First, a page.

Dispatches from Yap: Nightfishing and the Rule of Threes (1)Posted: March 17, 2012
My spearfishing experiences on Yap have been nothing short of embarrassing. Regardless, I wanted to successfully spear at least a few fish before my time on Yap was up. Faced with my poor spear gun aim and the low odds of hitting anything with a Hawaiian sling during the day, the logical thing to do was to skewer them while they slept.
Isn’t that unfair, you are wondering. Yes. Yes it is, but I’ve done plenty of objectionable things to sea life while here, including mangling some unfortunate coral and eating the raw eggs of the endangered green turtle at my boss’s insistence. Plus, if taking your prey while it sleeps is good enough for the superior alien intellects that frequent our planet to examine rednecks’ bowels, it is good enough for me.
Once I adopted my night fishing plot, the next step was to find someone to take me along with them. Water/fishing rights are tricky here; you can swim/snorkel or take a boat across someone’s water, but you can’t fish without permission. So, for a couple of months, I pestered a my friend Ron to take me fishing with him and bought an underwater flashlight to be ready in case I got the call. After a string of legitimate excuses (“I’m too hungover,” “You didn’t pick up your phone,” “There was a thunderstorm,” etc.) he made a firm commitment to take me out on Friday. There was a problem, though: death comes in threes.
In the two weeks before our spearfishing trip, there were some deaths. The first to die was John Sog, the court bailiff for the past 30 years. His death was a bit of a mystery, and the cause is still unknown. In accordance with Yapese tradition, the court staff gathered food and money, and the men of the court went to Sog’s village to deliver the goods to the head of his family. As we chatted in a koyeng, a lot of time passed. Eventually, my boss said, “I suppose we can go now,” and everyone headed to their cars. Confused about whether we were heading to deliver the stuff or to head back to the court because the family never showed up, I asked my boss, “Are you heading back to the court?” He looked confused and responded, “Going back to the court and my wife will pick me up.” Taking this to mean that we had given up, I drove back to the court, only to find out later that I had unintentionally slighted the recently deceased.
When I got home, I told Victoria the story and remarked, “I wonder if there are any more left [to die], you know, these things come in threes.”
After my funerary faux pas, a weekend passed uneventfully. A bleary Monday rolled around, and I began my work week with a hilarious e-mail to a fellow expat. He responded with laughing keystrokes and followed up with a somber “also…Peanut passed away this morning…I don’t know any details…” An already dreary morning grew tragically so with the news of the passing of the AG’s much-loved dog. Victoria helped dig his grave as the cloud of another unresolved death hung over the the island of Yap. Discussing the matter with a few friends at lunch, I said, “I guess that’s number two, but do dogs count?” The week went on as we adjusted to a world without Peanut, and each of us missed the little guy dearly.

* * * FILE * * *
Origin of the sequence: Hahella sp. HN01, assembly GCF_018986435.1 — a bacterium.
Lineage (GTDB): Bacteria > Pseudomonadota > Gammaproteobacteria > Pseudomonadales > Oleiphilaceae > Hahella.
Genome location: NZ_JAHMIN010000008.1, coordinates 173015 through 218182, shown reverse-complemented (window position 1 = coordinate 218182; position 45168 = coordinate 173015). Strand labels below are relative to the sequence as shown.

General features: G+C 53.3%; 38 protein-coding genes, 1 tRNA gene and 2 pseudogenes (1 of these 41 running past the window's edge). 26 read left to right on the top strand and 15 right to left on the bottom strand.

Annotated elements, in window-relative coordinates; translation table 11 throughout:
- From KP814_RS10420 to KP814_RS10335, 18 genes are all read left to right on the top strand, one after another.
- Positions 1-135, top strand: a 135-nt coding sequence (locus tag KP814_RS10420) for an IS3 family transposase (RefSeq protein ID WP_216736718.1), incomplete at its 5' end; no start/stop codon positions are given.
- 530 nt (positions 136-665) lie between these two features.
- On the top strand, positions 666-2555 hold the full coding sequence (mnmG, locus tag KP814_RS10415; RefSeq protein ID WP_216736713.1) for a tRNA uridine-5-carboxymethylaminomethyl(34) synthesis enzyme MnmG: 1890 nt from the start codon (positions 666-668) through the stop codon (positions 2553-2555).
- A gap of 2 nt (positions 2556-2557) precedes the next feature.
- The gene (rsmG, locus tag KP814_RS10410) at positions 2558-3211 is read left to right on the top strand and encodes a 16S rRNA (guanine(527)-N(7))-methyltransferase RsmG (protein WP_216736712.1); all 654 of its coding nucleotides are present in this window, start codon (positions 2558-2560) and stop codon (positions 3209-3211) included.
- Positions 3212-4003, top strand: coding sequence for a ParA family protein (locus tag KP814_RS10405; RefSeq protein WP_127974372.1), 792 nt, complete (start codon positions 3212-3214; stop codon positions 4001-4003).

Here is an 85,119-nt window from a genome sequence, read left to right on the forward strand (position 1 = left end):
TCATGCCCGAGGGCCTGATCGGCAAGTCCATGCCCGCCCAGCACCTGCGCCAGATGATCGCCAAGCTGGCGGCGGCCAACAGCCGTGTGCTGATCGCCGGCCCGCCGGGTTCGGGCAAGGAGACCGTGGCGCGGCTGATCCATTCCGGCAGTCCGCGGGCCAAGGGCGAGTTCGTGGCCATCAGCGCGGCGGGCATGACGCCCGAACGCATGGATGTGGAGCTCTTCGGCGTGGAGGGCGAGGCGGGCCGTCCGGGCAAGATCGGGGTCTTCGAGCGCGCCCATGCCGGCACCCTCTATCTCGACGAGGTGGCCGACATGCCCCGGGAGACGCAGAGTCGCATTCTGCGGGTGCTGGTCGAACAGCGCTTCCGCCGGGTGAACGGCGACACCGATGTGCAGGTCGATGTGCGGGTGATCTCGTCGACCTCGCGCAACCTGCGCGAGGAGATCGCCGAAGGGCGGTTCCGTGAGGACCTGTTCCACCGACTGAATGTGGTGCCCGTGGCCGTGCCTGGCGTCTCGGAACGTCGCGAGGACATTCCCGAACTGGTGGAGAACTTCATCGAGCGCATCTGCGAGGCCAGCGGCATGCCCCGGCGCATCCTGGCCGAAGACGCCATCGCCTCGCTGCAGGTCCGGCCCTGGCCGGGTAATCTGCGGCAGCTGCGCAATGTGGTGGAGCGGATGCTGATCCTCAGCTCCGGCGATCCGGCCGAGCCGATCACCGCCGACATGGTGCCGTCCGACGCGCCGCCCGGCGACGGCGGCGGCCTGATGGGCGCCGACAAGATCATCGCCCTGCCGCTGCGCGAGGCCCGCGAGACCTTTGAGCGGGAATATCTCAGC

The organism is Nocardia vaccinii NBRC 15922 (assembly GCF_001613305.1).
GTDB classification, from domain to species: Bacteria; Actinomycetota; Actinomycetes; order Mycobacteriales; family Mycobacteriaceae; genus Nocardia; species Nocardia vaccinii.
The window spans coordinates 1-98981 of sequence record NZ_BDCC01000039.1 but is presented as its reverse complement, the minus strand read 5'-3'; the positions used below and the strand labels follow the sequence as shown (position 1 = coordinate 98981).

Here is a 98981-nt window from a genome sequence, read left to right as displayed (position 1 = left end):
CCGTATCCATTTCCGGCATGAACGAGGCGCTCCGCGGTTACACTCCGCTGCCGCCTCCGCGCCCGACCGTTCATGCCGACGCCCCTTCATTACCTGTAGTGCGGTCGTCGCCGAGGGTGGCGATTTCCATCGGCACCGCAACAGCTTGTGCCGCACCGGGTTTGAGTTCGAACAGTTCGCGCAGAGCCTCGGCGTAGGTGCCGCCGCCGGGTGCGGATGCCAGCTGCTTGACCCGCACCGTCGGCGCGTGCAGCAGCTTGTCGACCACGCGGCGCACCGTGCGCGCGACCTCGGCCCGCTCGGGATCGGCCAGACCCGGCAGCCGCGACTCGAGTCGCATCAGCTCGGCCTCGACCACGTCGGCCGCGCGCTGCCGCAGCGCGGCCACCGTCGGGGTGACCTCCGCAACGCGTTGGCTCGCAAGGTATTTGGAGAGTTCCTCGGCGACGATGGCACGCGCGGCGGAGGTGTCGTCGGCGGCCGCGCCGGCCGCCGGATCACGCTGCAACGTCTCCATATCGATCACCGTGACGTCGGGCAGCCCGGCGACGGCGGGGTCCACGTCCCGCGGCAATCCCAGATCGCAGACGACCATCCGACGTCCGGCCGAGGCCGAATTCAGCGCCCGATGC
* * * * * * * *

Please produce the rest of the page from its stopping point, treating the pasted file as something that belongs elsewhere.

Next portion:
Then, on Wednesday, I e-mailed a friend to see if our weekly poker game would go forward as planned. “No,” he said. “Also, Chomed the dive guide passed away last night while spear fishing.” An ominous sign, no doubt. After speaking with the manager of the dive shop, I learned that there was simply no explanation for this death. They found him in only 10-15 feet of water, clutching his flashlight and spear. He’d been spear fishing thousands of times in far deeper spots. Why now? How? This expert spear fisher was ultimately unmade at a child’s depth, thirty feet from shore? Something was amiss, and I began to question the wisdom of my own night fishing excursion. As we waited for sleep on Wednesday night, Victoria told me that she heard a voice whispering in our room*. I told her that I didn’t hear it and, for her sake, suppressed the urge to tell the truth.
Thursday passed without news of any of the causes of death, but a co-worker did inform me that a mass for Sog would take place on Friday night. I couldn’t go, I thought to myself, because I would be spear fishing.
Friday finally arrived and, despite fierce winds and overcast skies, Ron advised me that we would proceed as planned. My excitement got the better of me, and I told my (almost entirely female) Con Law class about my adventure.
“Do I have to worry about sharks?” I asked. They waved off the sharks and said, “Don’t let them bother you.” When class wound down and the students filed out of the classroom, one turned to remind me that I shouldn’t tell any women that I am going next time, as it’s bad luck. I pretended that the warning didn’t faze me and wished them a good weekend.
My heart then quickened a bit. I began to lock the doors and ran into another student. “Is it really bad to talk to women about going fishing?”
“Yeah,” she said. “They’re afraid something bad will happen like you’ll get hurt or won’t catch anything.”
“I’ve been telling everyone!” I said and told her to have a good weekend, wondering if they would be the last words I ever spoke to her.
The wind picked up as I drove home to gather my swimsuit, snorkeling gear, and flashlight. Victoria made me promise to be careful more times than I could count, and I headed to Ron’s house. While I drove, the sea took on the dull emerald color of a BBC murder mystery seascape, and a few brief, torrential rains roared white noise all around me….
To be continued…
* Yap is purportedly haunted. I, myself, am skeptical, but there is no shortage of otherwise rational and intelligent people who have tales of supernatural encounters to share.